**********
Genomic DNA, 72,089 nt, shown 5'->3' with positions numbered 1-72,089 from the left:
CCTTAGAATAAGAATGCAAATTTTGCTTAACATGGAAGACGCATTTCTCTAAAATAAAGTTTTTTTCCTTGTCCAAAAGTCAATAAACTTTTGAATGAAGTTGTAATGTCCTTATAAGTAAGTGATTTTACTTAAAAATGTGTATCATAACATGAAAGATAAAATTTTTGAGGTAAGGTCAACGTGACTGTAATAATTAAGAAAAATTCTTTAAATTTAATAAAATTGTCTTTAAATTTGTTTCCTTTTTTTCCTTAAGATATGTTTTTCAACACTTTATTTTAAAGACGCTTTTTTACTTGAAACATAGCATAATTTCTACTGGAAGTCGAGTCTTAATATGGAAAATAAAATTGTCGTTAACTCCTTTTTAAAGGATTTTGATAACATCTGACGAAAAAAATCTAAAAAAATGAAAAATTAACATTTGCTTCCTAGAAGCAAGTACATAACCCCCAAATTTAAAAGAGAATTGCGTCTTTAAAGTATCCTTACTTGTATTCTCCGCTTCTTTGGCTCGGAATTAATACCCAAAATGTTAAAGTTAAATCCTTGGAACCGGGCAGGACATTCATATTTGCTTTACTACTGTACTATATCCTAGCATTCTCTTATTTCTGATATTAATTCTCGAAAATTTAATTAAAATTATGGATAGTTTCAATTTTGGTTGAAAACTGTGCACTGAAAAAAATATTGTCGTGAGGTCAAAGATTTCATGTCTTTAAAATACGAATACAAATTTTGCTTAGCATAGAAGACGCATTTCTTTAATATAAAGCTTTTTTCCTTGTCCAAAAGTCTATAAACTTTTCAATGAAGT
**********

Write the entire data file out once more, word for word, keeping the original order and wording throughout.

Genomic DNA, 72,089 nt, shown 5'->3' with positions numbered 1-72,089 from the left:
CCTTAGAATAAGAATGCAAATTTTGCTTAACATGGAAGACGCATTTCTCTAAAATAAAGTTTTTTTCCTTGTCCAAAAGTCAATAAACTTTTGAATGAAGTTGTAATGTCCTTATAAGTAAGTGATTTTACTTAAAAATGTGTATCATAACATGAAAGATAAAATTTTTGAGGTAAGGTCAACGTGACTGTAATAATTAAGAAAAATTCTTTAAATTTAATAAAATTGTCTTTAAATTTGTTTCCTTTTTTTCCTTAAGATATGTTTTTCAACACTTTATTTTAAAGACGCTTTTTTACTTGAAACATAGCATAATTTCTACTGGAAGTCGAGTCTTAATATGGAAAATAAAATTGTCGTTAACTCCTTTTTAAAGGATTTTGATAACATCTGACGAAAAAAATCTAAAAAAATGAAAAATTAACATTTGCTTCCTAGAAGCAAGTACATAACCCCCAAATTTAAAAGAGAATTGCGTCTTTAAAGTATCCTTACTTGTATTCTCCGCTTCTTTGGCTCGGAATTAATACCCAAAATGTTAAAGTTAAATCCTTGGAACCGGGCAGGACATTCATATTTGCTTTACTACTGTACTATATCCTAGCATTCTCTTATTTCTGATATTAATTCTCGAAAATTTAATTAAAATTATGGATAGTTTCAATTTTGGTTGAAAACTGTGCACTGAAAAAAATATTGTCGTGAGGTCAAAGATTTCATGTCTTTAAAATACGAATACAAATTTTGCTTAGCATAGAAGACGCATTTCTTTAATATAAAGCTTTTTTCCTTGTCCAAAAGTCTATAAACTTTTCAATGAAGT